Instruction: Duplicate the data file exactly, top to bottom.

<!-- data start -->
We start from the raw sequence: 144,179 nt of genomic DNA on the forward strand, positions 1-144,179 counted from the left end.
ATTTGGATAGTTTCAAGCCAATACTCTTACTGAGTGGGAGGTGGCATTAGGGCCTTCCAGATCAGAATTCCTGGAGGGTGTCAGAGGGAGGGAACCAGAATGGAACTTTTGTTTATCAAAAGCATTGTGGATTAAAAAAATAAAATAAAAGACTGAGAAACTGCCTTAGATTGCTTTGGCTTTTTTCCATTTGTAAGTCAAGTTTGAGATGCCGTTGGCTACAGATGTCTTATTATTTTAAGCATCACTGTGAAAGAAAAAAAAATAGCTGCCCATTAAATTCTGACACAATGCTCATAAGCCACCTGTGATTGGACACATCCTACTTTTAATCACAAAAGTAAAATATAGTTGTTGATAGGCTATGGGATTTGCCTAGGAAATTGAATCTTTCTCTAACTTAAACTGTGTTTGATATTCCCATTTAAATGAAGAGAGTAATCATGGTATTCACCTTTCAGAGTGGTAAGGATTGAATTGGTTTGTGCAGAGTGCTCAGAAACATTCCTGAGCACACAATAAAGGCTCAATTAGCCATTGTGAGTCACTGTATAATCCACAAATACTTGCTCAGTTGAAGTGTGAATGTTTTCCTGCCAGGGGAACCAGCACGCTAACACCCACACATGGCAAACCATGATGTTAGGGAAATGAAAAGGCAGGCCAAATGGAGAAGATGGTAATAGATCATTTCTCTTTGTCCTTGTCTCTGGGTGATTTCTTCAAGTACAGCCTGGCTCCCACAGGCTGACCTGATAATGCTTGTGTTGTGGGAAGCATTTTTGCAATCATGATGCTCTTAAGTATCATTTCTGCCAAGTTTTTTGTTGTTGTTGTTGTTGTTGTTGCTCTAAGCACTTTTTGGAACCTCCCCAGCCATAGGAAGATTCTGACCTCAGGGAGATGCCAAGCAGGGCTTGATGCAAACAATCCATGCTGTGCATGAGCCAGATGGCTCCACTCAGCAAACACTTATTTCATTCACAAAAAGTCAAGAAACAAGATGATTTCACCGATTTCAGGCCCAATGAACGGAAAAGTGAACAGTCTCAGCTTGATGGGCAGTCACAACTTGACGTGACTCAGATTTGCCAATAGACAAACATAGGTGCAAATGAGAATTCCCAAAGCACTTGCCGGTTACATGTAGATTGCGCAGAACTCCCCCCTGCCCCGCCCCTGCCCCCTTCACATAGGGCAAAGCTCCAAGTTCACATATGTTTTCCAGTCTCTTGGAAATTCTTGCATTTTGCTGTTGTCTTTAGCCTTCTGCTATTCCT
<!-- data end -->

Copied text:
We start from the raw sequence: 144,179 nt of genomic DNA on the forward strand, positions 1-144,179 counted from the left end.
ATTTGGATAGTTTCAAGCCAATACTCTTACTGAGTGGGAGGTGGCATTAGGGCCTTCCAGATCAGAATTCCTGGAGGGTGTCAGAGGGAGGGAACCAGAATGGAACTTTTGTTTATCAAAAGCATTGTGGATTAAAAAAATAAAATAAAAGACTGAGAAACTGCCTTAGATTGCTTTGGCTTTTTTCCATTTGTAAGTCAAGTTTGAGATGCCGTTGGCTACAGATGTCTTATTATTTTAAGCATCACTGTGAAAGAAAAAAAAATAGCTGCCCATTAAATTCTGACACAATGCTCATAAGCCACCTGTGATTGGACACATCCTACTTTTAATCACAAAAGTAAAATATAGTTGTTGATAGGCTATGGGATTTGCCTAGGAAATTGAATCTTTCTCTAACTTAAACTGTGTTTGATATTCCCATTTAAATGAAGAGAGTAATCATGGTATTCACCTTTCAGAGTGGTAAGGATTGAATTGGTTTGTGCAGAGTGCTCAGAAACATTCCTGAGCACACAATAAAGGCTCAATTAGCCATTGTGAGTCACTGTATAATCCACAAATACTTGCTCAGTTGAAGTGTGAATGTTTTCCTGCCAGGGGAACCAGCACGCTAACACCCACACATGGCAAACCATGATGTTAGGGAAATGAAAAGGCAGGCCAAATGGAGAAGATGGTAATAGATCATTTCTCTTTGTCCTTGTCTCTGGGTGATTTCTTCAAGTACAGCCTGGCTCCCACAGGCTGACCTGATAATGCTTGTGTTGTGGGAAGCATTTTTGCAATCATGATGCTCTTAAGTATCATTTCTGCCAAGTTTTTTGTTGTTGTTGTTGTTGTTGTTGCTCTAAGCACTTTTTGGAACCTCCCCAGCCATAGGAAGATTCTGACCTCAGGGAGATGCCAAGCAGGGCTTGATGCAAACAATCCATGCTGTGCATGAGCCAGATGGCTCCACTCAGCAAACACTTATTTCATTCACAAAAAGTCAAGAAACAAGATGATTTCACCGATTTCAGGCCCAATGAACGGAAAAGTGAACAGTCTCAGCTTGATGGGCAGTCACAACTTGACGTGACTCAGATTTGCCAATAGACAAACATAGGTGCAAATGAGAATTCCCAAAGCACTTGCCGGTTACATGTAGATTGCGCAGAACTCCCCCCTGCCCCGCCCCTGCCCCCTTCACATAGGGCAAAGCTCCAAGTTCACATATGTTTTCCAGTCTCTTGGAAATTCTTGCATTTTGCTGTTGTCTTTAGCCTTCTGCTATTCCT